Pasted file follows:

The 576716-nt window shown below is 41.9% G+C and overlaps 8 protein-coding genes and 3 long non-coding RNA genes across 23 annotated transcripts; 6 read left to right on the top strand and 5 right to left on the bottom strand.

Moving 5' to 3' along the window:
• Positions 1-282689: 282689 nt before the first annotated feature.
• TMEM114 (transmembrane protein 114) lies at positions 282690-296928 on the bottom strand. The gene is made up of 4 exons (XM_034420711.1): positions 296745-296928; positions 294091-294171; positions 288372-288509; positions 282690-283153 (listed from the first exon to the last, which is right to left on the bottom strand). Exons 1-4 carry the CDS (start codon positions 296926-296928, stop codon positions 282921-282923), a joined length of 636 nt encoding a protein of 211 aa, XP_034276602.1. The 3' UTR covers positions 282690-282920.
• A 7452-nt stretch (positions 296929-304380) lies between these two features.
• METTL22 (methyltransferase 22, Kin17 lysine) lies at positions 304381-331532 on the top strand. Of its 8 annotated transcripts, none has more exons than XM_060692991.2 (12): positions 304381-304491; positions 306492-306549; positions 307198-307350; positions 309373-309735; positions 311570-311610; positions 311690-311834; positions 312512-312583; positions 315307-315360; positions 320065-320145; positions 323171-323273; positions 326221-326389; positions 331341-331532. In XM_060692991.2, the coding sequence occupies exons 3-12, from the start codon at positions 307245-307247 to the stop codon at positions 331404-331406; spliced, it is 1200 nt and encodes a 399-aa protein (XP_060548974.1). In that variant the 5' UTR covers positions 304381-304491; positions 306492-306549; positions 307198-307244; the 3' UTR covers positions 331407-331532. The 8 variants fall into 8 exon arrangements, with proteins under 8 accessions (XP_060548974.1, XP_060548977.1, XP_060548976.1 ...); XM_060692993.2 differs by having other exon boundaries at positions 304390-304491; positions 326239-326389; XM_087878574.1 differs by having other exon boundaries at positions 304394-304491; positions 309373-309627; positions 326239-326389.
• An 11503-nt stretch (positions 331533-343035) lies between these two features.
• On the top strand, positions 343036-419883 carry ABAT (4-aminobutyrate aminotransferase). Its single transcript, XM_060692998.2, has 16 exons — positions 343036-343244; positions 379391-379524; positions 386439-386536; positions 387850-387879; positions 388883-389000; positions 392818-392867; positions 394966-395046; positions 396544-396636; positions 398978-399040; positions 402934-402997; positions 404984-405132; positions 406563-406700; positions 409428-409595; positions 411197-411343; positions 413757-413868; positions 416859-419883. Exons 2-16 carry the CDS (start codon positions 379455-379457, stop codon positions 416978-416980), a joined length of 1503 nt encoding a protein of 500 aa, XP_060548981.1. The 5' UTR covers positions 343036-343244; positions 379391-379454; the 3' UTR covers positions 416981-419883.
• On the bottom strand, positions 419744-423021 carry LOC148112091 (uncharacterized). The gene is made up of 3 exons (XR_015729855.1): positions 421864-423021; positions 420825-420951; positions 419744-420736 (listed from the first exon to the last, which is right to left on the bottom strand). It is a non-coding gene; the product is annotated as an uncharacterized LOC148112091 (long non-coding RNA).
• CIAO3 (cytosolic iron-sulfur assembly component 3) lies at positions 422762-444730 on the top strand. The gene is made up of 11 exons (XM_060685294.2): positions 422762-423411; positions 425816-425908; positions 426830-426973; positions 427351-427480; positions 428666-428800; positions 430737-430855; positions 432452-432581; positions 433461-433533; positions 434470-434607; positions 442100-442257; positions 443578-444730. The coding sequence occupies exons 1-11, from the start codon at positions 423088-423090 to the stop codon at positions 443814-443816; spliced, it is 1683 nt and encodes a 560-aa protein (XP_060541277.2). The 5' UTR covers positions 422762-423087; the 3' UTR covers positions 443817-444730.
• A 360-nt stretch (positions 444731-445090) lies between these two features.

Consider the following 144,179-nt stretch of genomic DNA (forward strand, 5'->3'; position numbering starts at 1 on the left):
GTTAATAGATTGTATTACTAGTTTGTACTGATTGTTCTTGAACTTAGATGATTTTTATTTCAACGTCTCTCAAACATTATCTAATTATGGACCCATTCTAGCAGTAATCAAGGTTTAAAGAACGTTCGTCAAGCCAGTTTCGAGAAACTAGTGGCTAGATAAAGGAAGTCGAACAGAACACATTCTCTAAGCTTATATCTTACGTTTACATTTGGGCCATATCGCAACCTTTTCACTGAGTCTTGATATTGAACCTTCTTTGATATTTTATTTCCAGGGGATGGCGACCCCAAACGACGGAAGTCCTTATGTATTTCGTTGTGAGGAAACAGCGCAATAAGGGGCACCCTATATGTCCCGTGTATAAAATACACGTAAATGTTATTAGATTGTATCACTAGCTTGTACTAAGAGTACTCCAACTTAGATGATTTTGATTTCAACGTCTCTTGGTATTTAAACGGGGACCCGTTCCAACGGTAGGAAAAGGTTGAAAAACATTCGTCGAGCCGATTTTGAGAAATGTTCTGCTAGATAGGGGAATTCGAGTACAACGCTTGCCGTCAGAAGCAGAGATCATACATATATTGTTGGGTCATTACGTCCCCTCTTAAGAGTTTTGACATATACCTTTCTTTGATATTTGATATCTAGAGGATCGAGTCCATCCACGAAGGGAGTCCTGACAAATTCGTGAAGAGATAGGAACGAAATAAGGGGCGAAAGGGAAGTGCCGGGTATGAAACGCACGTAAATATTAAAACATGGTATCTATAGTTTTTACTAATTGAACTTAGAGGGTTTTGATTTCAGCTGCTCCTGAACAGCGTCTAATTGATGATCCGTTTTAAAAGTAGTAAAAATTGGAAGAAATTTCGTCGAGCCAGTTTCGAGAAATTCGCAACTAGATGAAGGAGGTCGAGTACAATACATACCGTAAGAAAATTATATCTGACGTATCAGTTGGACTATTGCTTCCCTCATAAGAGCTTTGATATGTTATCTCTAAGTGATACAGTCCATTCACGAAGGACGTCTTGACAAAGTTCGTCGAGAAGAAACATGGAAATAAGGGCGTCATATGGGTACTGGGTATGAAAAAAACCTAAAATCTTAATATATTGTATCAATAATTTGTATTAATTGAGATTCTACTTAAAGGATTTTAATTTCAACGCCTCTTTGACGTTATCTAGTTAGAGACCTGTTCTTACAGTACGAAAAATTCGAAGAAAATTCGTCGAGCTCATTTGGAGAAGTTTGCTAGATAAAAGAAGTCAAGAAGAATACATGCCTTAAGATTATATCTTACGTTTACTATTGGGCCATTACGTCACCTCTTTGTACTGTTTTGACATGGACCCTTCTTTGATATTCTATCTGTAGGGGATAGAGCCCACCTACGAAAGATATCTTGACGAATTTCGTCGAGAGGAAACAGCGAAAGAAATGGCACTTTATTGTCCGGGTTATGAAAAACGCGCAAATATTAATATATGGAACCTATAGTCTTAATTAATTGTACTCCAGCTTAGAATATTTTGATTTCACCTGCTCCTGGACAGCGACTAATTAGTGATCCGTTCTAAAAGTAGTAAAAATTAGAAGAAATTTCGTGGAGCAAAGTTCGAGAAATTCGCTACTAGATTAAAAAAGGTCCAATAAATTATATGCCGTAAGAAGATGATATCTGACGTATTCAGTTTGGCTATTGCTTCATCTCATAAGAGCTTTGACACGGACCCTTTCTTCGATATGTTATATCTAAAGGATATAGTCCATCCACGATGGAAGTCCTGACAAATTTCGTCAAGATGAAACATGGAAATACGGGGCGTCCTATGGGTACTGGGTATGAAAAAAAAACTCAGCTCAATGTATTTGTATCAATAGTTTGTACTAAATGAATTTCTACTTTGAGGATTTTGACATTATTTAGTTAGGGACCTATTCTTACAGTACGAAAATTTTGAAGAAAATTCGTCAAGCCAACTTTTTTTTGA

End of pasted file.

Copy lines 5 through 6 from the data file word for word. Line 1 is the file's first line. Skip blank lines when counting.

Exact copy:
• A 7452-nt stretch (positions 296929-304380) lies between these two features.
• METTL22 (methyltransferase 22, Kin17 lysine) lies at positions 304381-331532 on the top strand. Of its 8 annotated transcripts, none has more exons than XM_060692991.2 (12): positions 304381-304491; positions 306492-306549; positions 307198-307350; positions 309373-309735; positions 311570-311610; positions 311690-311834; positions 312512-312583; positions 315307-315360; positions 320065-320145; positions 323171-323273; positions 326221-326389; positions 331341-331532. In XM_060692991.2, the coding sequence occupies exons 3-12, from the start codon at positions 307245-307247 to the stop codon at positions 331404-331406; spliced, it is 1200 nt and encodes a 399-aa protein (XP_060548974.1). In that variant the 5' UTR covers positions 304381-304491; positions 306492-306549; positions 307198-307244; the 3' UTR covers positions 331407-331532. The 8 variants fall into 8 exon arrangements, with proteins under 8 accessions (XP_060548974.1, XP_060548977.1, XP_060548976.1 ...); XM_060692993.2 differs by having other exon boundaries at positions 304390-304491; positions 326239-326389; XM_087878574.1 differs by having other exon boundaries at positions 304394-304491; positions 309373-309627; positions 326239-326389.